--John Leonard, The New York Times
"A fresh, close look at the lives of terror and decorum of those Negroes who want to get on in a white man's world...A touching and disturbing picture of the doomed youth of [the author's] race."
--L.E. Sissman, The New Yorker
"A profoundly successful work of fiction...so controlled, so good...with the same clean precision that Sherwood Anderson used to carve his troubled little town...Taut and understated, harsh in its detachment, sympathetic in its truth...it is an experience."
--Gary Blonston, Detroit Free Press
"The freshest, most precise language I've run across in years...Toni Morrison is a wizard."
--John A. Williams
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Book Description Plume, 1994. Condition: New. A+ Customer service! Satisfaction Guaranteed! Book is in NEW condition. Seller Inventory # 0452273056-2-1
Book Description Plume, 1994. Paperback. Condition: BRAND NEW. Seller Inventory # 0452273056_abe_bn
Book Description Plume, 1994. Paperback. Condition: New. Seller Inventory # DADAX0452273056
Book Description Plume. Condition: new. Book is in NEW condition. Satisfaction Guaranteed! Fast Customer Service!!. Seller Inventory # MBSN0452273056
Book Description Plume. Condition: new. Seller Inventory # think0452273056
Book Description Plume, 1994. Condition: New. book. Seller Inventory # M0452273056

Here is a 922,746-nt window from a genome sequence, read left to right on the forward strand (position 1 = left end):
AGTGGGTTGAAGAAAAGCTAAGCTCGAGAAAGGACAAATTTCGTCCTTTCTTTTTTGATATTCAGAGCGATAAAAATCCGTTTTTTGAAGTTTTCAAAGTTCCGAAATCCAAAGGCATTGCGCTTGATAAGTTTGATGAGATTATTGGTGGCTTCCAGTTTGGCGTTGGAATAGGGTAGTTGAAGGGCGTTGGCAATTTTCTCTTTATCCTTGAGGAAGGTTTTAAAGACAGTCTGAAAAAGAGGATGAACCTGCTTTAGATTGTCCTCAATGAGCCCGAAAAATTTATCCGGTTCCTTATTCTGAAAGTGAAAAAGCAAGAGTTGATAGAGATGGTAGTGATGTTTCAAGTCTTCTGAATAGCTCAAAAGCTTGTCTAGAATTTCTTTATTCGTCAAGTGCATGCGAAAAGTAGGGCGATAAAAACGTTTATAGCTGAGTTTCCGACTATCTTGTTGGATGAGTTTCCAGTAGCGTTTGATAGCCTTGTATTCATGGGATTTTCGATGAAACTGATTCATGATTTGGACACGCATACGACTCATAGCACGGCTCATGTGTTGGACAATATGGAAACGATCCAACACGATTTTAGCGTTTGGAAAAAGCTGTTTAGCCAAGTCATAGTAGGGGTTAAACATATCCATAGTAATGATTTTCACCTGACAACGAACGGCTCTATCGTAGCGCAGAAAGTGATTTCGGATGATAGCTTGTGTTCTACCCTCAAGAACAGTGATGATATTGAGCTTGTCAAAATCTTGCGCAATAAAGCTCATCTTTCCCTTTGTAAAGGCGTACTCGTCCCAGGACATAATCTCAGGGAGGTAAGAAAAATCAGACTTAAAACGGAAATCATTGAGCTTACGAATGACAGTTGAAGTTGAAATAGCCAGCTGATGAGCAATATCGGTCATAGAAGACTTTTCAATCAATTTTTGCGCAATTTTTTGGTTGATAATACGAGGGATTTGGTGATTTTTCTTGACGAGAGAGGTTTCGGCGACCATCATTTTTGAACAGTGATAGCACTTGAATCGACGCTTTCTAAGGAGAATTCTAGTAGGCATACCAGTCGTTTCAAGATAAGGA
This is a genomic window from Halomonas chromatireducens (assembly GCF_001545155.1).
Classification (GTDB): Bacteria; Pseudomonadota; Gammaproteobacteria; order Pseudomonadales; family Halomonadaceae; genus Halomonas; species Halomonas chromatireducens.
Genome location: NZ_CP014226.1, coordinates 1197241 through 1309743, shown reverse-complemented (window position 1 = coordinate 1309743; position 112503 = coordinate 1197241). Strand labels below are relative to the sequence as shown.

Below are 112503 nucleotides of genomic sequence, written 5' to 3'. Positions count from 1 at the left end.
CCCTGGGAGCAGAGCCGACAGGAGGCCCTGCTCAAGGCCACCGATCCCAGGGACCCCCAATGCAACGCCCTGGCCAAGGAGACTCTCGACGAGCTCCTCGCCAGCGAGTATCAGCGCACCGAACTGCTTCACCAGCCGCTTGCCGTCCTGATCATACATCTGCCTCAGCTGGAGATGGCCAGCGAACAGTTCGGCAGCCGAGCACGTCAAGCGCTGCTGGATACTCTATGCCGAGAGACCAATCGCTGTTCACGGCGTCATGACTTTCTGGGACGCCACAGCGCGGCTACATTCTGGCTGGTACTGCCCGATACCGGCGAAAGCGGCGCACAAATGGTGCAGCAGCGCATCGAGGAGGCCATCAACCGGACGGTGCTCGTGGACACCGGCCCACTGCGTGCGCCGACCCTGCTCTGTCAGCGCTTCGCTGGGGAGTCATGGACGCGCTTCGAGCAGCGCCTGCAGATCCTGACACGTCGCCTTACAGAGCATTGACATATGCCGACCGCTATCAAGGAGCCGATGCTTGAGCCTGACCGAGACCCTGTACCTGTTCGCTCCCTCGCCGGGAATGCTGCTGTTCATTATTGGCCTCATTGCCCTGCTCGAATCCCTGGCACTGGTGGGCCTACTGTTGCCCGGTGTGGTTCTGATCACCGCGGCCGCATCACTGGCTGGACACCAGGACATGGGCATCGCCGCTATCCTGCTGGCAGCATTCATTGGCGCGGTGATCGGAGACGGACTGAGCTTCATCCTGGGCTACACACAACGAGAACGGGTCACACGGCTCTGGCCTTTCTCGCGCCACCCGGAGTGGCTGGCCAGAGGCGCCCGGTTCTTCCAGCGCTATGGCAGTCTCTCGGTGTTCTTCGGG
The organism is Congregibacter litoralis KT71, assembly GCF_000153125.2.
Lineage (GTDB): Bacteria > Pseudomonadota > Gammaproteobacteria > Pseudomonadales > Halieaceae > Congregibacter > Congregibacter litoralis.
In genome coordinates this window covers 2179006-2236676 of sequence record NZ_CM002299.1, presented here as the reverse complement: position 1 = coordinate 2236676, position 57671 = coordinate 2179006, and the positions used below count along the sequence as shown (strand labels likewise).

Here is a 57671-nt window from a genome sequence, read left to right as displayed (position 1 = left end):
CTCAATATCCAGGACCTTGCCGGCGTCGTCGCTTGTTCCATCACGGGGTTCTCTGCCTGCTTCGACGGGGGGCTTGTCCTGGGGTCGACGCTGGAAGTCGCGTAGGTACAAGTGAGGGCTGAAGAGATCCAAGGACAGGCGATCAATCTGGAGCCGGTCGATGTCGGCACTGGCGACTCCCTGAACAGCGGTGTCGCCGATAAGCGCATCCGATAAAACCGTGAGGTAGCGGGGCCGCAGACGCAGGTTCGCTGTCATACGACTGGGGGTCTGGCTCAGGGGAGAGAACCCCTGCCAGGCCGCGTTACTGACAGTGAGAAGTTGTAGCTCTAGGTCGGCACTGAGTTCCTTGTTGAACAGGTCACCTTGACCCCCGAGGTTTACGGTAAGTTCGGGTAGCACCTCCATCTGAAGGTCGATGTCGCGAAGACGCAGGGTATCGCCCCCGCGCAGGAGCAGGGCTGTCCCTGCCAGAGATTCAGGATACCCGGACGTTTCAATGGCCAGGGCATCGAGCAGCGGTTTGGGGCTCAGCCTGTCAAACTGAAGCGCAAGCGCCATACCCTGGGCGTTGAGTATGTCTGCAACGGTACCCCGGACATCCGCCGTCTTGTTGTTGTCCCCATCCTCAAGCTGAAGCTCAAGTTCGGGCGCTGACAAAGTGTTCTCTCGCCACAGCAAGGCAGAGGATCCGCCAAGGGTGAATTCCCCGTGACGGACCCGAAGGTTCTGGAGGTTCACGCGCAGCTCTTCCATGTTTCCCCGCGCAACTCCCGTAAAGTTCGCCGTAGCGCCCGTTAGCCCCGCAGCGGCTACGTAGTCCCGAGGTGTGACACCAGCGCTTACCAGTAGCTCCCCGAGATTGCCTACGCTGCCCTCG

Book Description Condition: New. Eleven-year-old Pecola Breedlove, an African-American girl in an America whose love for blonde, blue-eyed children can devastate all others, prays for her eyes to turn blue, so that she will be beautiful, people will notice her, and her world will be different. The story of eleven-year-old Pecola Breedlove, the tragic heroine of Toni Morrison's haunting first novel, grew out of her memory of a girlhood friend who wanted blue eyes. Shunned by the town's prosperous black families, as well as its white families, Pecola lives with her alcoholic father and embittered, overworked mother in a shabby two-room storefront that reeks of the hopeless destitution that overwhelms their lives. In awe of her clean well-groomed schoolmates, and certain of her own intense ugliness, Pecola tries to make herself disappear as she wishes fervently, desperately for the blue eyes of a white girl. In her afterward to this novel, Morrison writes of the little girl she once knew: "Beauty was not simply something to behold, it was something one could do. The Bluest Eye was my effort to say something about that; to say something about why she had not, or possibly never would have, the experience of what she possessed and also why she prayed for so radical an alteration. Implicit in her desire was racial self-loathing. And twenty-years later I was still wondering about how one learns that. Who told her? Who made her feel that it was better to be a freak that what she was? Who had looked at her and found her so wanting, so small a weight on the beauty scale? The novel pecks away at the gaze that condemned her.". Seller Inventory # 9780452273054